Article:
Releasing Body and Soul: Double Burial Among the Tetum
||3 / 1996
The deceased's lengthy presence in soul form is interpreted in Tetum religion as a gradual but progressive weakening of kinship ties as he becomes increasingly "more dead." Kinsfolk provide rice and palm wine to sustain the deceased-as-soul while he awaits his final interment.
The Tetum believe that death, far from being an instantaneous act, is a process that can be defined by stages of "deadness." For example, someone whose cessation of essential bodily functions would, in a Western sense, define him as dead is regarded by the Tetum as "more dead" or "less dead" depending upon the time that has lapsed since their cessation. One result of this belief is that death lacks the finality westerners attribute to it. The deceased is not considered to be a body that has been abruptly deprived of all human qualities but rather a being that has taken the first step toward the world of the spirit. Only in time--and by ritual transformation--will the final step be taken through the portals of that unseen domain.
The initial step consists of a precursory burial of the corpse; the culminating step involves the soul that once animated it. This practice, an example of what anthropologists refer to as "double burial," has underlying psychological and sociological justifications. The lack of finality psychologically cushions the shock of losing a loved one and aids the grieving relatives to become reconciled to their loss. At the same time, double burial helps society adjust itself to the removal of one of its members.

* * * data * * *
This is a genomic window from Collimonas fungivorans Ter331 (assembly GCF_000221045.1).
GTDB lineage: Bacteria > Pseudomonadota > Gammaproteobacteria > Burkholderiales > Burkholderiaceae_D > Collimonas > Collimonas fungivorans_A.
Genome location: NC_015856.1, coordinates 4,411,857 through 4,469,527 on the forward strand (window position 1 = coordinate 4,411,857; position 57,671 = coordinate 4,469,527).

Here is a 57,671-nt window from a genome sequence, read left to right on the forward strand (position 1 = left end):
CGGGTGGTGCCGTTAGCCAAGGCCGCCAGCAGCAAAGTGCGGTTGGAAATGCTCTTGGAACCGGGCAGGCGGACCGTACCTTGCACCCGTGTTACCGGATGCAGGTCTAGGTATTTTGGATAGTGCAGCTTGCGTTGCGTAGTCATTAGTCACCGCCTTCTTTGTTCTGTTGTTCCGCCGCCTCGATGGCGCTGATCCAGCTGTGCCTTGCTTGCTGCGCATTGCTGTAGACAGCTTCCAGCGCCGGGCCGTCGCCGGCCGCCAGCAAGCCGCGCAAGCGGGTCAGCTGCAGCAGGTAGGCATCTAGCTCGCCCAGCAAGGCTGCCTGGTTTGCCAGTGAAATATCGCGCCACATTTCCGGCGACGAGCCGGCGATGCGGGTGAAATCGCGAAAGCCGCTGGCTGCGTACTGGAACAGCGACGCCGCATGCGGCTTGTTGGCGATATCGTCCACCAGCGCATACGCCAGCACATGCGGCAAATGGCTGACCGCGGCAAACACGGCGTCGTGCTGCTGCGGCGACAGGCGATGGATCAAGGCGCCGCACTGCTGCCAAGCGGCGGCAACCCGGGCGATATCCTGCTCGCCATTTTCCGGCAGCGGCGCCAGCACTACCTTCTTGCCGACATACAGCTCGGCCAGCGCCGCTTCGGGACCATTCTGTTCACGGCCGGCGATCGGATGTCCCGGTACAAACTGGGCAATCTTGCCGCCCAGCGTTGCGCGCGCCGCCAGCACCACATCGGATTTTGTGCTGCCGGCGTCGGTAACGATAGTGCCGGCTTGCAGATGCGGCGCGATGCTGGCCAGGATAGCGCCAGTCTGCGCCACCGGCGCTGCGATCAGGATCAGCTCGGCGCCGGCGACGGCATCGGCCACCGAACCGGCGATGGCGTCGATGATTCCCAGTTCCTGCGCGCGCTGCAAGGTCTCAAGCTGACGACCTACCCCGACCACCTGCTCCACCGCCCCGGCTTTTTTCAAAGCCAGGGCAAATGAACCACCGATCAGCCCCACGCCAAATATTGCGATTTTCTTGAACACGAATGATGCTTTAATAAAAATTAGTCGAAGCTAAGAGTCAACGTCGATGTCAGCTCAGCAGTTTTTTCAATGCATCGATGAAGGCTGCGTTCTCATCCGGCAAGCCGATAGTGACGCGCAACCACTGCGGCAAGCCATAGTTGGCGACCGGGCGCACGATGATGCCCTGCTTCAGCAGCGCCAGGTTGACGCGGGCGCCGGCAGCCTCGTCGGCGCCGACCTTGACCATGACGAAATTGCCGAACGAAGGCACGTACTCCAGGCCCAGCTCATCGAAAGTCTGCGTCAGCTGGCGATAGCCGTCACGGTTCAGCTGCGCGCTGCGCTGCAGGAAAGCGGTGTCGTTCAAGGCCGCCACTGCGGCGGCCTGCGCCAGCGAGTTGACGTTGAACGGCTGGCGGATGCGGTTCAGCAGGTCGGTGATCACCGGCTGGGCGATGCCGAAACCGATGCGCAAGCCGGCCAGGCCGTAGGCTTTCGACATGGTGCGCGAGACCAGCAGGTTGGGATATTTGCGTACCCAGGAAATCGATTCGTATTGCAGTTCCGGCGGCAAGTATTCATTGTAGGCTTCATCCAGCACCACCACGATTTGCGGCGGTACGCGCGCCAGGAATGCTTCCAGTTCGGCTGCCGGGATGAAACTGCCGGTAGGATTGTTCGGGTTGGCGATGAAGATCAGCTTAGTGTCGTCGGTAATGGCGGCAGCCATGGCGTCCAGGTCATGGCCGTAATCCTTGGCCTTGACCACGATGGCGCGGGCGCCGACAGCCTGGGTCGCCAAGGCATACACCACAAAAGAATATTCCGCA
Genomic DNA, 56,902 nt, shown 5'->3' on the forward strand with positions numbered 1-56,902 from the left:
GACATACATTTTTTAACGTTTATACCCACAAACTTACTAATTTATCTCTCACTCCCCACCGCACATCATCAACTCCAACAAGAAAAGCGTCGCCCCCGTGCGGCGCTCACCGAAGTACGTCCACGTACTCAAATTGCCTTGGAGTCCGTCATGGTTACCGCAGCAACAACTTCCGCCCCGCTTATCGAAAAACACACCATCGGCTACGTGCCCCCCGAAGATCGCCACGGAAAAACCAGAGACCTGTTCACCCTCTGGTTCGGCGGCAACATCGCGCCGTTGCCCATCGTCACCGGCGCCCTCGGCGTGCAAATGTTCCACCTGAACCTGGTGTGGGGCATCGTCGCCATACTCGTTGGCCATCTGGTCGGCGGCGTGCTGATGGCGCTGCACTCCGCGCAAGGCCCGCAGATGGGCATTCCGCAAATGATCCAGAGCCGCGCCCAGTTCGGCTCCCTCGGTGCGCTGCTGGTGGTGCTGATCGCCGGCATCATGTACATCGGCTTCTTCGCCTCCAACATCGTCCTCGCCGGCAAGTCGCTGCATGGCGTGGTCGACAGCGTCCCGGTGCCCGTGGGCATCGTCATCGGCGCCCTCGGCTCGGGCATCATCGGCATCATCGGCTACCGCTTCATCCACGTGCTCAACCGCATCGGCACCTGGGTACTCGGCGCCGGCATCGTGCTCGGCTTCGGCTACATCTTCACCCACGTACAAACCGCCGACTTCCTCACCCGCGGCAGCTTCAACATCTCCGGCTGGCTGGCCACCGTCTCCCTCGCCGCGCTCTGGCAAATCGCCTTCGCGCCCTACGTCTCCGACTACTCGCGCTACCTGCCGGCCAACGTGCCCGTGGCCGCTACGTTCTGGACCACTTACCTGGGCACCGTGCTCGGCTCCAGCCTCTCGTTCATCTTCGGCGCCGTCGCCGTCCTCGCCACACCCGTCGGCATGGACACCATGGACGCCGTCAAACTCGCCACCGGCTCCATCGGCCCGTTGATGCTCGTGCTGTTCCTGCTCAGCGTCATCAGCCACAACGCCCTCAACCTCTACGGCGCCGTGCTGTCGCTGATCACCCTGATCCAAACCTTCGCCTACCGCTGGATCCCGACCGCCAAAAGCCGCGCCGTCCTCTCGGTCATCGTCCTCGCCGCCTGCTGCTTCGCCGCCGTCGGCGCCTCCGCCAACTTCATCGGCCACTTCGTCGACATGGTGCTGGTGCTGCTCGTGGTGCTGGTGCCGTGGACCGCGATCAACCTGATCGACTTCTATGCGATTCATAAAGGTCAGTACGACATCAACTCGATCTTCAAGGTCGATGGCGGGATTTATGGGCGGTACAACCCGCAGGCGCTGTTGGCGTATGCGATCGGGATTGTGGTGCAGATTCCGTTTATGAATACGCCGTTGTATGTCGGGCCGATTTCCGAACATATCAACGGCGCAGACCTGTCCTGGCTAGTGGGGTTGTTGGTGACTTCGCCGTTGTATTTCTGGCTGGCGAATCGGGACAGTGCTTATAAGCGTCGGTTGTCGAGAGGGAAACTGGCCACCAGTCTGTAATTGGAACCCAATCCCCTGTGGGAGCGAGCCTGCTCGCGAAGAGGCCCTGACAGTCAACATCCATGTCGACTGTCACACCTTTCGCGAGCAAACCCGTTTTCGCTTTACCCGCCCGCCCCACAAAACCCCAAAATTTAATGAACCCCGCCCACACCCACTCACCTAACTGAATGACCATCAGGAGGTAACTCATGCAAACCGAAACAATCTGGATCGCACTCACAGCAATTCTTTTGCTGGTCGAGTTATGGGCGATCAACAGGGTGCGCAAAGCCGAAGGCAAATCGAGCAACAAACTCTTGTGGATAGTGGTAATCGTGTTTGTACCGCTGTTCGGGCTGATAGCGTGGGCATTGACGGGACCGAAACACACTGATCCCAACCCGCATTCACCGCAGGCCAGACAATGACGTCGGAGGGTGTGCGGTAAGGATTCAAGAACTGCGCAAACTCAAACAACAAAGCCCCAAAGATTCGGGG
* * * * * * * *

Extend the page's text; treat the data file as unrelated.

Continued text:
The Tetum double burial
The Tetum view their cosmos as consisting of two worlds. The underworld is home to dead souls, ghosts of the ancestors, and nature spirits. This spiritual world is regarded as the womb of the earth goddess, from which it is thought the original three human beings were born in mythological times. It is also the place to which their bodies were returned at death and to which their dead souls went. In the upperworld, the human world, this spiritual domain is symbolically represented by the jungle.
Existing as a soul, the deceased is thought to flutter, unseen, between these two halves of the cosmos for one year after the body has received burial. During this time, the soul's surviving kin claim to feel its presence and make sure they keep it conversant with happenings in the community. The deceased is still spoken of as though he were participating in some ill-defined way in social life. A shaman, who enters into trances for the purpose, provides the conduit for their mutual communication.
As the months slip away and the soul pines for permanent entry into the spiritual world of its ancestors, its impatient frustration drives the soul to inflict crop failures, nightmares, sickness, and other misfortunes upon its erstwhile loved ones. As the soul increasingly becomes an object of apprehension, the kin's sense of loss fades. By the time of the second burial--that of the soul--they are thankful to get rid of it.
The Tetum merge the psychological benefits of a protracted death with their need as a society to reassert themselves against the external power of nature, which, by destroying their creation, threatens their social integrity. Anthropologists note that society furnishes the human organism with its language, habits of
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